The molecular mechanisms for AMPK are complicated. Emerging evidences demonstrated that AMPK can inhibit NF-κB activation and suppress the expression of inflammatory genes. AMPK could also modulate its downstream targets including SIRT1, PGC-lα, p53, and FoxO3a, either directly or indirectly . Recently, AMPK has been verified in coordination with another metabolic sensor, NAD+-dependent type III deacetylase SIRT1, to regulate energy metabolism and inflammation [18, 38]. AMPK regulates SIRT1 by increasing the NAD+/NADH ratio, which acts as a key upstream regulatory event that modulates the activity of SIRT1 and could be achieved by LPS induced TNF-α release in proinflammatory macrophages [38, 39]. SIRT1 expression could be modulated by LPS stimulation in macrophages/monocytes and upregulated SIRT1 expression was observed in resveratrol treated endothelial cells via the PRKA-AMPK pathway [40, 41]. Therefore, AMPK may act as an essential modulator for SIRT1 expression and we mainly focus on AMPK induced NAD+ elevation and SIRT1 activation in this study.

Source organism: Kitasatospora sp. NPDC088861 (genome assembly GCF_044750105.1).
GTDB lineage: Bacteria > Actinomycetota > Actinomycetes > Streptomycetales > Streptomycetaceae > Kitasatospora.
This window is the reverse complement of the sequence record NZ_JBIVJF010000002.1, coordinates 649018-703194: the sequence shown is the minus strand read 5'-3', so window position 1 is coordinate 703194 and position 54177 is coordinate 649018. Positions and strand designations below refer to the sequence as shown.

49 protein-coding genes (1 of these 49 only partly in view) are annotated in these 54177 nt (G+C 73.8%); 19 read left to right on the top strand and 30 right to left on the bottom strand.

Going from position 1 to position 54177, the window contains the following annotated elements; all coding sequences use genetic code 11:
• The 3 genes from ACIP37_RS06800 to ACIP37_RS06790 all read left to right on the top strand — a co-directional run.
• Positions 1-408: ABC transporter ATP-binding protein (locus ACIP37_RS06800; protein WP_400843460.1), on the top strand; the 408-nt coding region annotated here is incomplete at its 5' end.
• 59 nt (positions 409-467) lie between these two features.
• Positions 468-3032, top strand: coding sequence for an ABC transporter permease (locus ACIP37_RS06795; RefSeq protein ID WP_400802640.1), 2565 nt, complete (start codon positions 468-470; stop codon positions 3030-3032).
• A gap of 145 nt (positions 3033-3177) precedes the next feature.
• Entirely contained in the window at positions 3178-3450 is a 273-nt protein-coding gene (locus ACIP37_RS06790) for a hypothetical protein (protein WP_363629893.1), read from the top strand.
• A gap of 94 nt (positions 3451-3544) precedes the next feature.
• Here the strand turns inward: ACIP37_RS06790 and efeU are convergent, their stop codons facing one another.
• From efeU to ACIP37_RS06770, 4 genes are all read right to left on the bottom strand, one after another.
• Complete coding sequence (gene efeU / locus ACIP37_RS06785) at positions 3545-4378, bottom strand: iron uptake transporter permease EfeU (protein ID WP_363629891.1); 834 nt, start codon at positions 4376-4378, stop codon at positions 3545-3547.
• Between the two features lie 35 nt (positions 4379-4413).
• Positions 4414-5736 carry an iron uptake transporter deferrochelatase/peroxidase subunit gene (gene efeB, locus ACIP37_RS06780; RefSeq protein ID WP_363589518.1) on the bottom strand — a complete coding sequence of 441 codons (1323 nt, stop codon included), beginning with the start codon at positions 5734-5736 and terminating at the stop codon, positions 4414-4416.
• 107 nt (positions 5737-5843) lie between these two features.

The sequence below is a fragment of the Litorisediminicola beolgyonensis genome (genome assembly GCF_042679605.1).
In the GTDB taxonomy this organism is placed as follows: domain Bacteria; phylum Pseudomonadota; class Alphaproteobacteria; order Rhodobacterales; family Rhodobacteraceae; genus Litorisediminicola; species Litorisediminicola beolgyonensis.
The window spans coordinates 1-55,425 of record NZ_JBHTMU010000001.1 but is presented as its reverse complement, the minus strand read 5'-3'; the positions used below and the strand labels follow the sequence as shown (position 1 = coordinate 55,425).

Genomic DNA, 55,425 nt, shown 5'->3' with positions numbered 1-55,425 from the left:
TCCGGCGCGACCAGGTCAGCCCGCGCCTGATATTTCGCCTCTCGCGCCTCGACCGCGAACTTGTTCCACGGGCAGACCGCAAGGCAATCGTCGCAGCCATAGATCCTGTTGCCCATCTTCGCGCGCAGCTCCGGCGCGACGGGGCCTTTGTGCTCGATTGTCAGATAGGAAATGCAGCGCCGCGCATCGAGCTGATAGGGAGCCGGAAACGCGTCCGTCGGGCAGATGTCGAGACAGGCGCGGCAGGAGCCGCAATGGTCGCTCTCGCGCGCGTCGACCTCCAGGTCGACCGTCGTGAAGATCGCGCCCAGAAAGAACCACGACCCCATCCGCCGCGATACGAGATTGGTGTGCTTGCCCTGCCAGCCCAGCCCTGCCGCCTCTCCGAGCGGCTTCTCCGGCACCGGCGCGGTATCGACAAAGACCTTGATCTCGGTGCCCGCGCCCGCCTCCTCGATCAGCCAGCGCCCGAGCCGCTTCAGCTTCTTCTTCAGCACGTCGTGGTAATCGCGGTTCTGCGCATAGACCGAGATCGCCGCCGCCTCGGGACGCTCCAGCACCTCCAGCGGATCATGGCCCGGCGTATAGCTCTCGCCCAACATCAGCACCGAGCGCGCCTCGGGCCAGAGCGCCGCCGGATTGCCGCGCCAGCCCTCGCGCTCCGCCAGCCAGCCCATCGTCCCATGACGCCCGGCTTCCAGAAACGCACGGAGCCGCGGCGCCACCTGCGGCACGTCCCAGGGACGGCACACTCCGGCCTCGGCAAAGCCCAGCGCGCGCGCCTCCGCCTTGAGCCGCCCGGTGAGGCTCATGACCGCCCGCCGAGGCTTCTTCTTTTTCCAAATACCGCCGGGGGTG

In a previous study, an enhancement of SIRT1 activity in response to zymosan stimuli was demonstrated to reduce transcriptional activation of IL-12 in dendritic cells . In our study, we identified that LPS induced the increase of NAD+/NADH ratio in murine macrophages and upregulated the expression of SIRT1, both indicating the elevated activity of SIRT1. Similar trends were found after AMPK activation by AICAR. We also verified the requirement of calcium in facilitating LPS induced SIRT1 activation which was abolished in medium without calcium. This presumption was further supported by our findings that selective activation of SIRT1 (SRT1720) activity suppressed IL-12 production but selective inhibition of SIRT1 (EX527) increased IL-12 levels upon LPS treatment [43, 44]. Moreover, the increased IL-12 production due to calcium absence was abolished by SIRT1 activation.